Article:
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Recently, a number of friends reached out to me to know more about ‘Carbon Credits’; knowing well that their interest in climate change and carbon credits was very limited, it was slightly surprising for me to have their keen queries on carbon credits. It did not take much time to figure out that their interest was piqued by recent coverage of a firm that turned into a unicorn. This firm deals in carbon credit supply and carbon project development.

The other word that is a buzzword these days with anyone who is following the global development discourse, is Net Zero. With COP26 global coverage and our Prime Minister announcing a Net Zero target for 2070; ‘Net Zero’ and ‘Carbon Credit’ are becoming a part of mainstream discussions. While the words ‘Carbon Credit’ and ‘Net Zero’ are becoming a more prominent discourse in mainstream media and business press, these are not yet properly understood by many.

What is “Net Zero” and why does it matter?

In the simplest terms, an entity (corporate, institution, country, planet) achieves Net Zero when its greenhouse gas (GHG) emissions are balanced by removal of the greenhouse gases (in terms of CO2 equivalent) from the atmosphere. So, if a corporate emits one million tonnes of CO2 equivalent from its activities (direct or indirect emissions from the use of coal powered electricity and other activities, technically classified into Scope 1, 2 and 3) and removes one million tonnes of CO2 from the atmosphere, it is said to have achieved a Net Zero status.

If you are wondering why there’s a need for this, (I would be disappointed if you do not know that Climate Change is an existential crisis and we need to spend some time understanding it) the short answer is that we need to achieve Net Zero by 2050 to have a realistic chance of limiting global warming within 1.5 degree celsius. If we fail to do so, our kids would inherit a disastrous future to say the least. More than 200 countries are committed to achieve this goal and are taking actions towards decarbonization of the economy. Further, close to 400 of the 2,000 largest publicly traded companies in the world have already proposed or set Net Zero goals for themselves.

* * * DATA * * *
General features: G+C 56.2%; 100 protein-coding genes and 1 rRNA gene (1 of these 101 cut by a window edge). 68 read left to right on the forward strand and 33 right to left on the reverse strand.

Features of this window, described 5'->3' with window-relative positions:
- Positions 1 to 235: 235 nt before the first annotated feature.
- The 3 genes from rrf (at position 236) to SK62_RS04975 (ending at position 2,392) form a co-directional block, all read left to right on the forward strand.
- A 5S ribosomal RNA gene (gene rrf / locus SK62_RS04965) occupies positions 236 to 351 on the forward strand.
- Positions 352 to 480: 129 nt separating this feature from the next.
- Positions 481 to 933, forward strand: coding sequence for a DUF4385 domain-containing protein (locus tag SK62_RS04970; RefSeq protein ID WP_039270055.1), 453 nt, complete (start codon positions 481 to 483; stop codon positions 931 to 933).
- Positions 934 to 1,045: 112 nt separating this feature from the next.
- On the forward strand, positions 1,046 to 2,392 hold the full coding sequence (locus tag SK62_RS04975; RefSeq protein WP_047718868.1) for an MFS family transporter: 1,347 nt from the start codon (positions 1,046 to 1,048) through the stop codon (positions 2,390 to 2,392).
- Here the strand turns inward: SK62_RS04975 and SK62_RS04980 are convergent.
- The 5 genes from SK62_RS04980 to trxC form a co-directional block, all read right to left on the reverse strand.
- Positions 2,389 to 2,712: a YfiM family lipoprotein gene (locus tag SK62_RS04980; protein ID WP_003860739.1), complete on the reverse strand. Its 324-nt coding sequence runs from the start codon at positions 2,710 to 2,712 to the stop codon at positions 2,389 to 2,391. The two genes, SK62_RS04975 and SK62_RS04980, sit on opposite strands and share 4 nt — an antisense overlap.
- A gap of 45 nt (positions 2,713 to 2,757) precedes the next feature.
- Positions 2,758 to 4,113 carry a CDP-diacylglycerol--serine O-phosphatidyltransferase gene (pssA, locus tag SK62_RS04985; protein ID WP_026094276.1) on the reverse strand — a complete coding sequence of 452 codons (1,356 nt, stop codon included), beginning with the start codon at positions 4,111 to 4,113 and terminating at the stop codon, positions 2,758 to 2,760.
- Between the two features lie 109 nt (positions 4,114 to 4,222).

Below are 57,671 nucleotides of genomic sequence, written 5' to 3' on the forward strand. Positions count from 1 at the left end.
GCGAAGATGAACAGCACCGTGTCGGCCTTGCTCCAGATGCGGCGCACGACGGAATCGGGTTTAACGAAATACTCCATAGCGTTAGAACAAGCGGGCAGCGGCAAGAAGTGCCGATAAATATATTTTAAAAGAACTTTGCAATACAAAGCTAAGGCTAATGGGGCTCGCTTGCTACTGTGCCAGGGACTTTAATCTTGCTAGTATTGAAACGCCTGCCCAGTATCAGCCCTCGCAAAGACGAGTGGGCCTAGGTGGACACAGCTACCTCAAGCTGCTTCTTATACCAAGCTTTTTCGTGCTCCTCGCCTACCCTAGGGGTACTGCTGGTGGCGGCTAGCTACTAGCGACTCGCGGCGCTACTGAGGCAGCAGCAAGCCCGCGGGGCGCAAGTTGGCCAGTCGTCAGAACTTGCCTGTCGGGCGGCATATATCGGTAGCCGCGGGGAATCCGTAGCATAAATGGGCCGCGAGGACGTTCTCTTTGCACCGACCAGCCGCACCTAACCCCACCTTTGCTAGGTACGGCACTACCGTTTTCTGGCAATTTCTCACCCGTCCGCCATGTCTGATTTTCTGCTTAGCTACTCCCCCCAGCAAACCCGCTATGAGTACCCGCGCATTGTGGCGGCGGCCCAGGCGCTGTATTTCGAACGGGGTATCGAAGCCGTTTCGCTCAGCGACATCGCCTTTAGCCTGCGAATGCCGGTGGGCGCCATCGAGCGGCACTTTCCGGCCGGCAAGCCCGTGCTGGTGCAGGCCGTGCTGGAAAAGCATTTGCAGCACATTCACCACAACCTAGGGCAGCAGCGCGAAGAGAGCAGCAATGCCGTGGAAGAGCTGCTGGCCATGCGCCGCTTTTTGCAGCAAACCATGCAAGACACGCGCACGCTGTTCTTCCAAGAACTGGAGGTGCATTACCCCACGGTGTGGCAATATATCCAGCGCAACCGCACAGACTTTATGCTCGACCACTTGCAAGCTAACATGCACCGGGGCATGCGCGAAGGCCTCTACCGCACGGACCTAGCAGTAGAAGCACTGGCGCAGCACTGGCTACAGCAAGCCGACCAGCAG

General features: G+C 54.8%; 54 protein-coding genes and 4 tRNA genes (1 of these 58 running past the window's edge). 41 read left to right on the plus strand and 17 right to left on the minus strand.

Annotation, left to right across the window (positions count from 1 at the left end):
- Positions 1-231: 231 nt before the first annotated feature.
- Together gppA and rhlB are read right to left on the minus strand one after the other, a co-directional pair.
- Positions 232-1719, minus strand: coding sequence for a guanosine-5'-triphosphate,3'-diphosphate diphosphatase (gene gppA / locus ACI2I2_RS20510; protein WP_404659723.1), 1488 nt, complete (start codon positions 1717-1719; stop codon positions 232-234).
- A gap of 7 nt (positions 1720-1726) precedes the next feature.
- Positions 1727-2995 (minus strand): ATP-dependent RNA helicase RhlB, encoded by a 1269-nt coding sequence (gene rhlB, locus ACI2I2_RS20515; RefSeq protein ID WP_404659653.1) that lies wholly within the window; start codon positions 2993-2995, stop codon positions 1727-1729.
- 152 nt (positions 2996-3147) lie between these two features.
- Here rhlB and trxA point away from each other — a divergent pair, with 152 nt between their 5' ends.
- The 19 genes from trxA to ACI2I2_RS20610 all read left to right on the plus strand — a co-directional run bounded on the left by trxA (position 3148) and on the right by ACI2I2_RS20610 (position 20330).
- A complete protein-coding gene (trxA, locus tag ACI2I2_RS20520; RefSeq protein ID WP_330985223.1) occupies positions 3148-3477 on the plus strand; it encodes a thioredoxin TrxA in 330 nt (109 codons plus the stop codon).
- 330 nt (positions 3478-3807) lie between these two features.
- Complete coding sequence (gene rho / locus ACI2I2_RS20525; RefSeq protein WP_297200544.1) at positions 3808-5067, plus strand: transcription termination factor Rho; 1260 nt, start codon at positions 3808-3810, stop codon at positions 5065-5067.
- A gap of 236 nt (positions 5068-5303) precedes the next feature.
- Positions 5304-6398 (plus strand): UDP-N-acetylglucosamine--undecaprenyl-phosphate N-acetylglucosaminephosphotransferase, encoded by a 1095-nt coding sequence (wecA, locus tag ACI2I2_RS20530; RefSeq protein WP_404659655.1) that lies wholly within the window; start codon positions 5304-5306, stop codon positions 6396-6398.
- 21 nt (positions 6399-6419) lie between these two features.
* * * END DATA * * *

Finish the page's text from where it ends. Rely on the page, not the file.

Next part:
Understanding Net Zero Commitments of Countries and Corporates and the role of Carbon Credits

In the last five years, there are two major shifts that have happened globally. Firstly, countries as part of their commitment to reduce GHG emissions are introducing different carbon pricing mechanisms (such as emission trading systems or carbon taxes) that put a cap on how much emission is allowed for a company within their jurisdiction. In this scenario, if a company exceeds its emission cap, there is an additional cost that it has to bear for each tonne of additional CO2 equivalent emission. They either pay to those companies whose emissions are below the assigned caps or buy carbon emission reduction certificates from others to offset their additional emissions. Secondly, corporates/companies as a part of their net zero goals are procuring carbon credits to offset their residual emissions.

These new developments have suddenly driven demand for carbon credits to an unprecedented height. In 2021, the voluntary carbon market hit a record value of $1 billion worth of carbon credits mainly driven by net zero commitments or other emission reduction goals/targets of companies. Along with the sudden jump in demand, many industries operating in ‘energy intensive and hard to abate sectors’ such as steel, petrochemicals, cement etc., have realized that they will need to offset a huge amount (in 2021 global energy related CO2 emission were approximately 36.3 billion tonnes mainly due to industrial processes from these hard to abate sectors) of carbon emissions. These sectors have limited scope for emission reduction in their own operations (approximately 60–70% emission reduction feasible through energy efficiency, resource efficiency measures and deep decarbonization technologies). Hence, they would need to rely on offsetting their emissions by either directly investing into carbon sequestration initiatives or purchasing carbon credits generated from other sectors. This realization has led to a sudden rush for obtaining carbon credits before the prices rise.

Several projections and estimates suggest that carbon prices need to reach around USD 40–120 per ton of carbon dioxide equivalent to meet the 2 degree celsius temperature goal of the Paris Agreement. The prices are already moving in this direction.

While it might seem that there is a lot happening in the carbon market, this is currently a very nascent phase of ‘Carbon Market 2.0’. The next two years look very promising for the carbon market as we look to gain more clarity on different dimensions of carbon markets.

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